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January library art exhibit will decode dress codes

What’s in a dress code? What are your clothes saying about you? A group of local girls have been reflecting upon those questions – and ones like them – as part of an art project that will be on display in the bistro area of the People’s Place Library, Jan. 5.

Dress (de)Code is the product of an eight-week workshop drawing on the talent of 10 local girls between the ages of 12 and 14.

It is a series of 11 art projects created out of textiles – something that couldn’t have someone better at the helm than co-ordinator Regina Marzlin, who specializes specifically in the medium of textile art.

“I taught them about basic design principles in artwork. We talked about materials, and I taught them about some of the basic methods,” Marzlin said, describing how she tutored the girls as part of the project.


What resulted was a number of very distinct pieces of artwork, reflecting those girls’ thoughts on clothes and the role they play in their lives.

The works to be featured Jan. 5 are made out of several layers of fabric, padded and textured in a variety of styles.

“It’s like pictures but rendered in textiles. We used the fabric as you would use paper in a collage, creating fabric collages,” Marzlin said. “There’s a bit of sewing involved, and there was a lot of surface design, which involves painting of fabric with fabric paints, stamping on the designs and making your owns stamps and incorporating them in the designs.”

“We thought about the theme, and how it would appeal to girls, and decided on the size of the group at the Arts House,” Regina Marzlin, a textile artist and co-ordinator of the project, said. “We actually filled the class in two days, and it had a wait list. It was very popular, and it was a free class because of the funding.

The girls got to work on their artwork in mid-October, and created artwork that, true to its name, explored the participants’ relationships with clothing and dress codes.

Themes of peer pressure, and societal pressure for young women growing up in society were touched upon in the program, Marzlin noted.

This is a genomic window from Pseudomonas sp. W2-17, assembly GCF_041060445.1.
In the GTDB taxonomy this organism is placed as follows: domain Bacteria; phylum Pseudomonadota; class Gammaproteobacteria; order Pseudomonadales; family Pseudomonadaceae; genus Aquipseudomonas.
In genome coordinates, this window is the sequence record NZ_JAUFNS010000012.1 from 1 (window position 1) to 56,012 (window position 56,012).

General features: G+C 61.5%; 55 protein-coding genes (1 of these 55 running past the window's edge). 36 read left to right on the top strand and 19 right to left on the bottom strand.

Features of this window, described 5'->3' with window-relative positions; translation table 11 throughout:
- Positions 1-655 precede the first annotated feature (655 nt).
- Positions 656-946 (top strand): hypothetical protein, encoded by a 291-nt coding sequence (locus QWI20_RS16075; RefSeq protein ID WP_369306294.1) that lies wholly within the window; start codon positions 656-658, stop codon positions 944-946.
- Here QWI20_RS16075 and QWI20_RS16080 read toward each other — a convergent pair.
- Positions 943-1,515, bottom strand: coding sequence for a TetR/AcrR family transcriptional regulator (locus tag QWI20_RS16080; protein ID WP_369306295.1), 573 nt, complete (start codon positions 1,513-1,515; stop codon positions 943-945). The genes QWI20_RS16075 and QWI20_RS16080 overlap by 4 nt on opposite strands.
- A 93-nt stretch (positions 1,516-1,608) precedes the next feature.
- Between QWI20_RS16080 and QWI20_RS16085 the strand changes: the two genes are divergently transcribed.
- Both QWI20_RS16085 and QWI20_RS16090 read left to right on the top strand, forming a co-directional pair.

“We talked about what kind of body images are projected, and all that. We had a lot of talk of those things, and they all came up with very different ideas,” Marzlin said.

The artwork also looks at dress codes in more general terms, Marzlin noted, “like what you’d wear to a certain occasion, just geared in that direction. It’s all about what they know, and what comes first for them.”

Topics such as peer pressure, and acceptance – or mockery – from one’s own peers are themes that informed the artwork that will be on display in the library.

“It was about what was allowed at school, how we present ourselves, wearing what clothes we do and what kind of personality you are showing or hiding with your clothes,” Marzlin said.

Marzlin emphasized that the goal of the project was for the girls involved to express themselves without boundaries.

“Each girl has a very different take on what we spoke about, and we let them do whatever they wanted, so they could show it to the public, by putting their work in a real exhibition.”

Although the idea of having their artwork displayed in a show was a bit daunting to some of the girls, Marzlin said she hopes doing so will instill confidence in them.

“I love teaching kids that age, because they’re so fearless and spontaneous. I teach adults, and sometimes they overthink, and are very cautious or serious,” Marzlin said, noting that is not the case with younger students she has taught.

Dress (de)Code was funded by a grant from the Cultural Innovation Fund, through the Department of Communities, culture and Heritage.


“I was thinking about doing something this year for Antigonight, and asked Sarah O’Toole, the Antigonish Culture Alive (ACA) co-ordinator, what we could do this year.”

O’Toole proposed that they seek funding from the Nova Scotia Cultural Innovation Fund, and work with local community groups, to come up with a program.

“I said ‘I would love to work with the Antigonish Women’s Resource Centre (AWRC), to further their cause, and thought it was a good fit with my art,” Marzlin said.

What resulted of a partnership between Marzlin, the AWRC and ACA that Marzlin described as “the three coming together beautifully.”

“I think it was a great project with great results. We got together, had a couple of meetings, set up the grant and we were a bit late in getting it going, so the project did not get done for Antigonight."

That lateness, however, didn’t discourage Marzlin or the others working with her, and the project went ahead in the fall.

Marzlin said she had help carrying out Dress (de)Code from Faye Fraser, youth violence prevention and awareness co-ordinator with the AWRC.

“Faye kind of leads the group. You have to kind of lead an age group like that – we were a great team,” Marzlin said. “It was a lot of fun, and I hope they are proud of the results.”


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